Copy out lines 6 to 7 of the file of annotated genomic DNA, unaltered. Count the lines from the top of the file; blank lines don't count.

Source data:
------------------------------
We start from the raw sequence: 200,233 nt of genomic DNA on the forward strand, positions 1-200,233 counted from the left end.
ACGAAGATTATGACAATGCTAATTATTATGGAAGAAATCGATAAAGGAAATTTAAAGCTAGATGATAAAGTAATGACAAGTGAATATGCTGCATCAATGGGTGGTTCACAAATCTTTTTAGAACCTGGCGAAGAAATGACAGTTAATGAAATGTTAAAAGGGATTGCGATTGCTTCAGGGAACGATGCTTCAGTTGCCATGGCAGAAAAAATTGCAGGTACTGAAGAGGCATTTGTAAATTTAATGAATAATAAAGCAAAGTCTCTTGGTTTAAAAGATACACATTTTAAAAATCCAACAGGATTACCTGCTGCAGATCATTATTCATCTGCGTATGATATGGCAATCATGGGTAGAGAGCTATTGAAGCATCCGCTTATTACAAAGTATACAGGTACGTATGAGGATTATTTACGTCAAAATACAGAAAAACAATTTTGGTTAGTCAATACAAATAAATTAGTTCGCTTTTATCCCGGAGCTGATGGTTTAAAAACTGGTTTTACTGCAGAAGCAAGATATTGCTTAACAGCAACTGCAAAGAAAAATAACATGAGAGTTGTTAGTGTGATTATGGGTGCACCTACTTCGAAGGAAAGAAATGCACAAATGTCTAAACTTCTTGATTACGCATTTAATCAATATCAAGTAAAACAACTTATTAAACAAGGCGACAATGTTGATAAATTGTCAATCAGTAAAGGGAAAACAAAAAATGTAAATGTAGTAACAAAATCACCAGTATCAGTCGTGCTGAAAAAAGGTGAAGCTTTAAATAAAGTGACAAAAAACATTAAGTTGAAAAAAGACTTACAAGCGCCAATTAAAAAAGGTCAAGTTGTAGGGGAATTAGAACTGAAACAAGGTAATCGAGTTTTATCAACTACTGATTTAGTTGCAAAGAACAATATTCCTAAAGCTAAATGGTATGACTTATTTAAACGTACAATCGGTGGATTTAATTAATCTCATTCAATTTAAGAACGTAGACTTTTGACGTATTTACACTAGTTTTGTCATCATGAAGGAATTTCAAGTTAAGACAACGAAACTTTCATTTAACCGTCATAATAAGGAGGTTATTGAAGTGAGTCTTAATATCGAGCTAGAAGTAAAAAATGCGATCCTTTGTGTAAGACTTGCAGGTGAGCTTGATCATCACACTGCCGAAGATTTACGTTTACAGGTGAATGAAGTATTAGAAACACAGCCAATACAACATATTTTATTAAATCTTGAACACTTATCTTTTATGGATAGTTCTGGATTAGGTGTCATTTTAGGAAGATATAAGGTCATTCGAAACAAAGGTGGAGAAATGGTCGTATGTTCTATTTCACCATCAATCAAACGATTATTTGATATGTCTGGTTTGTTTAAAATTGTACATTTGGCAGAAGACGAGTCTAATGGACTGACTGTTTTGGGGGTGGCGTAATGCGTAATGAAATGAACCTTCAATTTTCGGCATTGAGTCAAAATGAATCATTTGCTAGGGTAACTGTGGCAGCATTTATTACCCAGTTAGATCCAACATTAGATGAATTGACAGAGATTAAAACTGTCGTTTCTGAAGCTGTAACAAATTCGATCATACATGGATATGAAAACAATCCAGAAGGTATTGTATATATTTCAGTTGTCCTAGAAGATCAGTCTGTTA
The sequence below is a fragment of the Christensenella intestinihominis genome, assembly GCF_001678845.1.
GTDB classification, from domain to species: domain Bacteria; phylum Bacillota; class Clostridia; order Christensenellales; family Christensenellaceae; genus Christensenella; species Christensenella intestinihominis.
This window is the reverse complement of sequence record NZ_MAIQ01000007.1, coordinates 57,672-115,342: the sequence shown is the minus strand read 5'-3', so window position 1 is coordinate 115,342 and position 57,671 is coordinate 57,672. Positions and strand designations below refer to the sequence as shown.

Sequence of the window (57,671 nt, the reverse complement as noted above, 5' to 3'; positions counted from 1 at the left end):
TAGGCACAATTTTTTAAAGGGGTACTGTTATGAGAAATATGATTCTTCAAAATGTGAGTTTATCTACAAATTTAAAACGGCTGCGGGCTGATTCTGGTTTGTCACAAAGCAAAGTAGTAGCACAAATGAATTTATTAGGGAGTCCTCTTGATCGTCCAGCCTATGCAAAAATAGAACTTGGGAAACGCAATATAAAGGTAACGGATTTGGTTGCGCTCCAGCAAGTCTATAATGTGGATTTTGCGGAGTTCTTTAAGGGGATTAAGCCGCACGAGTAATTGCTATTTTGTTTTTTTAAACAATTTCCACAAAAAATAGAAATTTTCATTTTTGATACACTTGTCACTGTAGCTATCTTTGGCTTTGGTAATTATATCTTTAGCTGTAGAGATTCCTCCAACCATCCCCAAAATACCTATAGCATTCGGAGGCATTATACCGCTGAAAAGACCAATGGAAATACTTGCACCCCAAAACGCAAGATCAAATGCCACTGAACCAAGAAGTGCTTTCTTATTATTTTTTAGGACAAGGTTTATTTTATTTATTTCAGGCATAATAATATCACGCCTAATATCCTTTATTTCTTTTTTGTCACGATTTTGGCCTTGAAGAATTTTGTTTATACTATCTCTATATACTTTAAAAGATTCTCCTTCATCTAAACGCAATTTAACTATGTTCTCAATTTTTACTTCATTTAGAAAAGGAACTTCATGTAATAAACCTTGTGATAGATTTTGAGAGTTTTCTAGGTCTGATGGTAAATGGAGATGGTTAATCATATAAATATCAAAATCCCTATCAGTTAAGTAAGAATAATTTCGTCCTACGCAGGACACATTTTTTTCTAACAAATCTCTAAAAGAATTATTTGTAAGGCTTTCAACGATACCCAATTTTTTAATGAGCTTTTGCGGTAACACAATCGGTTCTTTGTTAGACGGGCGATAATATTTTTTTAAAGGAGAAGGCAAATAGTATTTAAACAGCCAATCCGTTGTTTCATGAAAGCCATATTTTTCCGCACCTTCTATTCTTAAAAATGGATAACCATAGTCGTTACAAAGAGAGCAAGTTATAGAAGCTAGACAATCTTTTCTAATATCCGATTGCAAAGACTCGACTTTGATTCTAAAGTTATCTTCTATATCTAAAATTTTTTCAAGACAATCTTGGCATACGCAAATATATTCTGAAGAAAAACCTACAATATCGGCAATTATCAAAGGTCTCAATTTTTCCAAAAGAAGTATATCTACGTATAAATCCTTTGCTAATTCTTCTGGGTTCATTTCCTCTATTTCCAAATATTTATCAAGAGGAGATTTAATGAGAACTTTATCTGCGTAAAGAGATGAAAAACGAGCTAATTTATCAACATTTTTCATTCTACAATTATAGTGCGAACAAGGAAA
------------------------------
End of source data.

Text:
Sequence of the window (57,671 nt, the reverse complement as noted above, 5' to 3'; positions counted from 1 at the left end):
TAGGCACAATTTTTTAAAGGGGTACTGTTATGAGAAATATGATTCTTCAAAATGTGAGTTTATCTACAAATTTAAAACGGCTGCGGGCTGATTCTGGTTTGTCACAAAGCAAAGTAGTAGCACAAATGAATTTATTAGGGAGTCCTCTTGATCGTCCAGCCTATGCAAAAATAGAACTTGGGAAACGCAATATAAAGGTAACGGATTTGGTTGCGCTCCAGCAAGTCTATAATGTGGATTTTGCGGAGTTCTTTAAGGGGATTAAGCCGCACGAGTAATTGCTATTTTGTTTTTTTAAACAATTTCCACAAAAAATAGAAATTTTCATTTTTGATACACTTGTCACTGTAGCTATCTTTGGCTTTGGTAATTATATCTTTAGCTGTAGAGATTCCTCCAACCATCCCCAAAATACCTATAGCATTCGGAGGCATTATACCGCTGAAAAGACCAATGGAAATACTTGCACCCCAAAACGCAAGATCAAATGCCACTGAACCAAGAAGTGCTTTCTTATTATTTTTTAGGACAAGGTTTATTTTATTTATTTCAGGCATAATAATATCACGCCTAATATCCTTTATTTCTTTTTTGTCACGATTTTGGCCTTGAAGAATTTTGTTTATACTATCTCTATATACTTTAAAAGATTCTCCTTCATCTAAACGCAATTTAACTATGTTCTCAATTTTTACTTCATTTAGAAAAGGAACTTCATGTAATAAACCTTGTGATAGATTTTGAGAGTTTTCTAGGTCTGATGGTAAATGGAGATGGTTAATCATATAAATATCAAAATCCCTATCAGTTAAGTAAGAATAATTTCGTCCTACGCAGGACACATTTTTTTCTAACAAATCTCTAAAAGAATTATTTGTAAGGCTTTCAACGATACCCAATTTTTTAATGAGCTTTTGCGGTAACACAATCGGTTCTTTGTTAGACGGGCGATAATATTTTTTTAAAGGAGAAGGCAAATAGTATTTAAACAGCCAATCCGTTGTTTCATGAAAGCCATATTTTTCCGCACCTTCTATTCTTAAAAATGGATAACCATAGTCGTTACAAAGAGAGCAAGTTATAGAAGCTAGACAATCTTTTCTAATATCCGATTGCAAAGACTCGACTTTGATTCTAAAGTTATCTTCTATATCTAAAATTTTTTCAAGACAATCTTGGCATACGCAAATATATTCTGAAGAAAAACCTACAATATCGGCAATTATCAAAGGTCTCAATTTTTCCAAAAGAAGTATATCTACGTATAAATCCTTTGCTAATTCTTCTGGGTTCATTTCCTCTATTTCCAAATATTTATCAAGAGGAGATTTAATGAGAACTTTATCTGCGTAAAGAGATGAAAAACGAGCTAATTTATCAACATTTTTCATTCTACAATTATAGTGCGAACAAGGAAA